Between 7 July and 26 August 2014, the Gaza Strip experienced the deadliest and most devastating round of hostilities since the beginning of the Israeli occupation in 1967; two years on, most people and institutions are still struggling to cope with their immense losses, reports the Office for the Coordination of Humanitarian Affairs (OCHA).
Besides the massive damage to the enclave’s infrastructure – including hospitals, water and electricity networks, and streets – some 12,500 housing units were totally destroyed and around 6,500 homes were severely damaged; over 19,000 housing units were rendered uninhabitable, states OCHA.
Osama al-Sirsawi grew up in Shujaiya in eastern Gaza City. Located near the perimeter fence with Israel, it was one of the most heavily shelled and destroyed areas of Gaza, and images of its severely damaged neighbourhoods flooded local and international news and shocked the world.
Yet Shujaiya is also where Osama went to school, where he got married, and where he lived together with his wife and their children until the summer 2014 conflict broke out and Osama’s home became one of thousands that was totally destroyed.
Luckily, shortly before the hit, he and his family managed to flee to an UNRWA school to seek shelter and safety together with hundreds of thousands of other persons across Gaza.
Half a million people – 28 per cent of Gaza’s population – were displaced due to the conflict, and even as hostilities subsided, over 18,000 families – 100,000 people – were unable to return as their homes had been heavily damaged or completely destroyed.
To this day, 65,000 persons remain displaced, states OCHA in its In the Spotlight report, published earlier this year; approximately 70 per cent of them are Palestine refugees.
Soon after the ceasefire, UNRWA provided Osama with financial support to move out of the UNRWA Collective Centre and rent a temporary home for his family.
“In Shujaiya, we lived in one house together with my brothers, uncles and aunts. When the house was destroyed, we were all scattered, forced to go and live in different places and neighbourhoods. Before, we always supported each other and helped each other out; now this has become impossible,” he explained.
For internally displaced persons, besides the destruction of their homes, the loss of social support networks and community relations is a key issue of concern, making the displacement even harder to cope with.
Due to severe damage to many neighbourhoods and the scarcity of rental space as a result of the high demand, many families were forced to move to new neighbourhoods; some extended families were divided and many support systems broke down.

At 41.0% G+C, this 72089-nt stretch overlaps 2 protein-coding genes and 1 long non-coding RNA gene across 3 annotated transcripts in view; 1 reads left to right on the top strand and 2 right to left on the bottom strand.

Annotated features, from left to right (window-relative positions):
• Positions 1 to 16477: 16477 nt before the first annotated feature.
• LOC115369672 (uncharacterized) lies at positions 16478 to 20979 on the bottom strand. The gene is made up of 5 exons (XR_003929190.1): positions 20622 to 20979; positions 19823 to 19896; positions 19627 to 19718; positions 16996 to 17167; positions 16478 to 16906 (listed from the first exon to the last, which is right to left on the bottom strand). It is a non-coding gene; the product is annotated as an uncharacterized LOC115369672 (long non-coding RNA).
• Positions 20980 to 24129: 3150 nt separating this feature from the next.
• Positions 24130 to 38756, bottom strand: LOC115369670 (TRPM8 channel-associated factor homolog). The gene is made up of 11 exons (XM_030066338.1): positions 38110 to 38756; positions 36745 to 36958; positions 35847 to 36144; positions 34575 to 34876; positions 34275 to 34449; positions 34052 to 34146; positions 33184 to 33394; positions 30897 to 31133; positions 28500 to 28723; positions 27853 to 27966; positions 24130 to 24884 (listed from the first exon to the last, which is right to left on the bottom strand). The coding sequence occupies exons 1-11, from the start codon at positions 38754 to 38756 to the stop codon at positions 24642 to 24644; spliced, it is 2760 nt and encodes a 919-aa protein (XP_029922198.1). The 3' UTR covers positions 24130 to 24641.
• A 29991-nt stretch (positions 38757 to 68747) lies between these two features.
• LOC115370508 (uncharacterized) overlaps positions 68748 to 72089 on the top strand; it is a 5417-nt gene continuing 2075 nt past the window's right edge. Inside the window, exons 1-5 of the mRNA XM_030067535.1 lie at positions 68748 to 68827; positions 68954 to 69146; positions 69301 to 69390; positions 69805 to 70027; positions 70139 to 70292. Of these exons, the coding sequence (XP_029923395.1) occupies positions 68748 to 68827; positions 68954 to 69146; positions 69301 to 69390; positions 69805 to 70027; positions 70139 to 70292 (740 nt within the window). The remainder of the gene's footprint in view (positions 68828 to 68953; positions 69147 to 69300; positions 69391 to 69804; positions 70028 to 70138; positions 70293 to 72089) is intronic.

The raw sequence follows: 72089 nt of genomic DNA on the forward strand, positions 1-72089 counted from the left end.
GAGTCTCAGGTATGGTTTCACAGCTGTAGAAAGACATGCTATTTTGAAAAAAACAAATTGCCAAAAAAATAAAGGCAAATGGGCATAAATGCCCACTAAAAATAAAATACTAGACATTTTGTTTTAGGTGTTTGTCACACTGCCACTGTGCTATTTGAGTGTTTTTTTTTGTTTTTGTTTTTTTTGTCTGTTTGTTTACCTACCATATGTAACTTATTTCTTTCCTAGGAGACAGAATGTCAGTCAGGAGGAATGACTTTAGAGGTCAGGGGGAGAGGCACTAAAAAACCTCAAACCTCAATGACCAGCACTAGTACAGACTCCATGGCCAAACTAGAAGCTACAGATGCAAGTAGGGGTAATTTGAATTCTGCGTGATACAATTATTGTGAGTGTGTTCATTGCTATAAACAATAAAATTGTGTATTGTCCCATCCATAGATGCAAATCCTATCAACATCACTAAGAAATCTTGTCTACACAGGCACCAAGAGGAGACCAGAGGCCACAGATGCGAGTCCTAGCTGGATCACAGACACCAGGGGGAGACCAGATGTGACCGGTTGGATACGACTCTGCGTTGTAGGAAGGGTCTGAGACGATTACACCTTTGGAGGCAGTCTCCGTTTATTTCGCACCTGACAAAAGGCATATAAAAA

For Osama and his family, it was impossible to find an affordable place to rent in Shujaiya, and ultimately they moved to a different neighbourhood in Gaza City. It was difficult for all of them to adapt to this new reality.
While they thought it would just be for a short period of time, they have been waiting for two years to reconstruct their family home.
“It was really not easy to move to a different neighbourhood; for the children, the main problem was that they could not go to their original school and see their friends anymore. We also don’t have money to pay for transport to go and visit regularly. This was very difficult for them – beside the loss of their home, they also lost their friends,” Osama explained.
A few months ago, Osama’s family received their first payment from UNRWA to start reconstructing their home. Yet, because they lived on the third floor of a multistorey family home, he needed to wait until his extended family members completed the first two floors to start the reconstruction works for his apartment.
Finally, however, he made progress, and now he will be able to finish all the works with the last UNRWA instalment: “I think in around three months we will be able to go home, finally,” Osama said.
“All we want, really, is to go home. I hope there will not be another conflict in the future. I don’t think I will be able to cope with seeing our home damaged again – not to mention how this would impact our children,” he added.
The UN Special Coordinator Office to the Middle East Peace Process (UNSCO) stated in a recent report to the Ad Hoc Liaison Committee for development assistance to the Palestinian people that while significant progress has been made on the physical reconstruction of damaged energy and water facilities – repairs of almost all water, wastewater and energy networks and facilities that were damaged in 2014 have either been completed or are underway – the repair and reconstruction of uninhabitable homes has been slow and only really started in 2016 following preparatory work, including rubble removal, documentation, and establishment of land and property rights.
The first-place photo from the 2015 EU-UNRWA Photo Competition portrays the tragic situation of people in the Gaza Strip after the 2014 conflict. Abraham, a young child from a family of five, lives at Nada Towers in Beit Hanoun, which was bombed during the recent conflict. This photo was taken a few months after the hostilities and shows Abraham playing amid the rubble. © 2015 Photo by Hassan Hosni al-Jadi |UNRWA
Thirty per cent of these houses are now completed, while work is ongoing on another 30 percent.
According to UNSCO, reconstruction has been delayed due to import restrictions for construction materials as a result of the blockade, complex documentation requirements related to proving title to land, processing times to obtain building and municipal permits, and funding shortages: only 40 per cent of the US$ 3.5 billion pledged for Gaza’s reconstruction has been disbursed by donors as of mid-2016.
The United Nations Relief and Works Agency for Palestine Refugees (UNRWA) provides assistance and protection for some 5 million registered Palestine refugees to help them achieve their full potential in human development.